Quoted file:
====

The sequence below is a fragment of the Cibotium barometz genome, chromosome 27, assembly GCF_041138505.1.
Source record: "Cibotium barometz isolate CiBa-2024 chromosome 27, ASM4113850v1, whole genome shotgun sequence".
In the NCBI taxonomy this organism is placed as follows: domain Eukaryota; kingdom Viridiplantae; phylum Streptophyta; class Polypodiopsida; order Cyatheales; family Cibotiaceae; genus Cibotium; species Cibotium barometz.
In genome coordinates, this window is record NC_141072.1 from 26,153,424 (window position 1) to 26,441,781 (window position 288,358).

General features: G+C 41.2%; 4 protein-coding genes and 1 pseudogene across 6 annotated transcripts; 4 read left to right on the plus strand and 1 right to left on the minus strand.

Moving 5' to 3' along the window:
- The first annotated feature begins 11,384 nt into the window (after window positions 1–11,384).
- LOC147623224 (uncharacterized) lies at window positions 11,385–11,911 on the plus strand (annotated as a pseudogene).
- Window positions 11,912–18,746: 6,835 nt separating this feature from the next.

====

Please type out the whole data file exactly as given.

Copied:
The sequence below is a fragment of the Cibotium barometz genome, chromosome 27, assembly GCF_041138505.1.
Source record: "Cibotium barometz isolate CiBa-2024 chromosome 27, ASM4113850v1, whole genome shotgun sequence".
In the NCBI taxonomy this organism is placed as follows: domain Eukaryota; kingdom Viridiplantae; phylum Streptophyta; class Polypodiopsida; order Cyatheales; family Cibotiaceae; genus Cibotium; species Cibotium barometz.
In genome coordinates, this window is record NC_141072.1 from 26,153,424 (window position 1) to 26,441,781 (window position 288,358).

General features: G+C 41.2%; 4 protein-coding genes and 1 pseudogene across 6 annotated transcripts; 4 read left to right on the plus strand and 1 right to left on the minus strand.

Moving 5' to 3' along the window:
- The first annotated feature begins 11,384 nt into the window (after window positions 1–11,384).
- LOC147623224 (uncharacterized) lies at window positions 11,385–11,911 on the plus strand (annotated as a pseudogene).
- Window positions 11,912–18,746: 6,835 nt separating this feature from the next.